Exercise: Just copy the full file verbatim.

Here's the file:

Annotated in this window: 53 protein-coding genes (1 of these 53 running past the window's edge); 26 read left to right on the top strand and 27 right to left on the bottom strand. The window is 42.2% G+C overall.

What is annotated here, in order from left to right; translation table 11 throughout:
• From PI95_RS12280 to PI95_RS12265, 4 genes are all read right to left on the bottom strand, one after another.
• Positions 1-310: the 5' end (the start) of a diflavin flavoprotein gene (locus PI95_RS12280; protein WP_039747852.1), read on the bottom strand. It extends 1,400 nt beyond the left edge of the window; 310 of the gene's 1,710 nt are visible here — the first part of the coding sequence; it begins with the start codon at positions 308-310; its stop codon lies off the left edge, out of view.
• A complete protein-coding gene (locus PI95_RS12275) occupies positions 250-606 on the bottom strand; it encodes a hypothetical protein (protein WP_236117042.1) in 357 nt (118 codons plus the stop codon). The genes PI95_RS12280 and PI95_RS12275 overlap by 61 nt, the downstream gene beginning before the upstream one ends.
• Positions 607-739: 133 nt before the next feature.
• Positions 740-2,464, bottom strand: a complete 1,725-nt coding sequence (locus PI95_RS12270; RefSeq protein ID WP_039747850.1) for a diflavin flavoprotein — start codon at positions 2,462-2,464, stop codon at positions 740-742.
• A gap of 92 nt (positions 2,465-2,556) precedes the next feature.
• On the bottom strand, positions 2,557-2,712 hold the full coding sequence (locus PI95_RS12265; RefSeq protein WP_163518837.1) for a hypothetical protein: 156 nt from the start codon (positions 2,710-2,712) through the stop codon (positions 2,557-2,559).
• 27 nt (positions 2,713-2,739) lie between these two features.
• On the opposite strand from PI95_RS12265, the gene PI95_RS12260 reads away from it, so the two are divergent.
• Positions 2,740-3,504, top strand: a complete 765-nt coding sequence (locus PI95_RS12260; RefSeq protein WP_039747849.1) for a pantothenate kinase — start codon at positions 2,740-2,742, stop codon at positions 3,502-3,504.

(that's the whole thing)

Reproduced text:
Annotated in this window: 53 protein-coding genes (1 of these 53 running past the window's edge); 26 read left to right on the top strand and 27 right to left on the bottom strand. The window is 42.2% G+C overall.

What is annotated here, in order from left to right; translation table 11 throughout:
• From PI95_RS12280 to PI95_RS12265, 4 genes are all read right to left on the bottom strand, one after another.
• Positions 1-310: the 5' end (the start) of a diflavin flavoprotein gene (locus PI95_RS12280; protein WP_039747852.1), read on the bottom strand. It extends 1,400 nt beyond the left edge of the window; 310 of the gene's 1,710 nt are visible here — the first part of the coding sequence; it begins with the start codon at positions 308-310; its stop codon lies off the left edge, out of view.
• A complete protein-coding gene (locus PI95_RS12275) occupies positions 250-606 on the bottom strand; it encodes a hypothetical protein (protein WP_236117042.1) in 357 nt (118 codons plus the stop codon). The genes PI95_RS12280 and PI95_RS12275 overlap by 61 nt, the downstream gene beginning before the upstream one ends.
• Positions 607-739: 133 nt before the next feature.
• Positions 740-2,464, bottom strand: a complete 1,725-nt coding sequence (locus PI95_RS12270; RefSeq protein ID WP_039747850.1) for a diflavin flavoprotein — start codon at positions 2,462-2,464, stop codon at positions 740-742.
• A gap of 92 nt (positions 2,465-2,556) precedes the next feature.
• On the bottom strand, positions 2,557-2,712 hold the full coding sequence (locus PI95_RS12265; RefSeq protein WP_163518837.1) for a hypothetical protein: 156 nt from the start codon (positions 2,710-2,712) through the stop codon (positions 2,557-2,559).
• 27 nt (positions 2,713-2,739) lie between these two features.
• On the opposite strand from PI95_RS12265, the gene PI95_RS12260 reads away from it, so the two are divergent.
• Positions 2,740-3,504, top strand: a complete 765-nt coding sequence (locus PI95_RS12260; RefSeq protein WP_039747849.1) for a pantothenate kinase — start codon at positions 2,740-2,742, stop codon at positions 3,502-3,504.